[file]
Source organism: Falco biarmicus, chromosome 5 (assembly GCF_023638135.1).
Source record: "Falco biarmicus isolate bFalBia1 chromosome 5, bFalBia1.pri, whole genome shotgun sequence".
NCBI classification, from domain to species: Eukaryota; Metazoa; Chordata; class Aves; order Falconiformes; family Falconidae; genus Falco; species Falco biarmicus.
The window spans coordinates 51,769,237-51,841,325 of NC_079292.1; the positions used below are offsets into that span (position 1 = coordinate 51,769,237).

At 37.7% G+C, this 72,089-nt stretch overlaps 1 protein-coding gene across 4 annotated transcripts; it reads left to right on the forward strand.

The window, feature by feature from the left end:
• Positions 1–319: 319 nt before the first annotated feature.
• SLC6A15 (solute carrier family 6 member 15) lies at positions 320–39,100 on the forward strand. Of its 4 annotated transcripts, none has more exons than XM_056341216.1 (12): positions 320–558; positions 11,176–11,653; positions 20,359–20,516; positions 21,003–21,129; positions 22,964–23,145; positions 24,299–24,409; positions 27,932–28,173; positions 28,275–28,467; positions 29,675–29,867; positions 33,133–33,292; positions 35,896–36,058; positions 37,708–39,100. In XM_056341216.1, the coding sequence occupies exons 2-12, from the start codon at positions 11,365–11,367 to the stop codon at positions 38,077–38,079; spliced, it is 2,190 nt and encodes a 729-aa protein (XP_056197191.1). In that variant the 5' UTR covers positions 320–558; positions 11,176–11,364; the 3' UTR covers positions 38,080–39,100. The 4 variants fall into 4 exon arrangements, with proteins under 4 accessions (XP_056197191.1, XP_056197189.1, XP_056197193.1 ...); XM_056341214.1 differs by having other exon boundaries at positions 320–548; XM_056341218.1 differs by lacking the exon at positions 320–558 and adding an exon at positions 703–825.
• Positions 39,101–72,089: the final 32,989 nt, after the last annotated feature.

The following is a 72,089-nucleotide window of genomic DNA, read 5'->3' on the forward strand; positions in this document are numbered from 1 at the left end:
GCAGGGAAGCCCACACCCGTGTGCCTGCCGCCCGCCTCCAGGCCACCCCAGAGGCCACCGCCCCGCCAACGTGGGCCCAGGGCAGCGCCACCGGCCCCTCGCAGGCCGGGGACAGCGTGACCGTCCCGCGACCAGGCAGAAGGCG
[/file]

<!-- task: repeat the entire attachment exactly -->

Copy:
Source organism: Falco biarmicus, chromosome 5 (assembly GCF_023638135.1).
Source record: "Falco biarmicus isolate bFalBia1 chromosome 5, bFalBia1.pri, whole genome shotgun sequence".
NCBI classification, from domain to species: Eukaryota; Metazoa; Chordata; class Aves; order Falconiformes; family Falconidae; genus Falco; species Falco biarmicus.
The window spans coordinates 51,769,237-51,841,325 of NC_079292.1; the positions used below are offsets into that span (position 1 = coordinate 51,769,237).

At 37.7% G+C, this 72,089-nt stretch overlaps 1 protein-coding gene across 4 annotated transcripts; it reads left to right on the forward strand.

The window, feature by feature from the left end:
• Positions 1–319: 319 nt before the first annotated feature.
• SLC6A15 (solute carrier family 6 member 15) lies at positions 320–39,100 on the forward strand. Of its 4 annotated transcripts, none has more exons than XM_056341216.1 (12): positions 320–558; positions 11,176–11,653; positions 20,359–20,516; positions 21,003–21,129; positions 22,964–23,145; positions 24,299–24,409; positions 27,932–28,173; positions 28,275–28,467; positions 29,675–29,867; positions 33,133–33,292; positions 35,896–36,058; positions 37,708–39,100. In XM_056341216.1, the coding sequence occupies exons 2-12, from the start codon at positions 11,365–11,367 to the stop codon at positions 38,077–38,079; spliced, it is 2,190 nt and encodes a 729-aa protein (XP_056197191.1). In that variant the 5' UTR covers positions 320–558; positions 11,176–11,364; the 3' UTR covers positions 38,080–39,100. The 4 variants fall into 4 exon arrangements, with proteins under 4 accessions (XP_056197191.1, XP_056197189.1, XP_056197193.1 ...); XM_056341214.1 differs by having other exon boundaries at positions 320–548; XM_056341218.1 differs by lacking the exon at positions 320–558 and adding an exon at positions 703–825.
• Positions 39,101–72,089: the final 32,989 nt, after the last annotated feature.

The following is a 72,089-nucleotide window of genomic DNA, read 5'->3' on the forward strand; positions in this document are numbered from 1 at the left end:
GCAGGGAAGCCCACACCCGTGTGCCTGCCGCCCGCCTCCAGGCCACCCCAGAGGCCACCGCCCCGCCAACGTGGGCCCAGGGCAGCGCCACCGGCCCCTCGCAGGCCGGGGACAGCGTGACCGTCCCGCGACCAGGCAGAAGGCG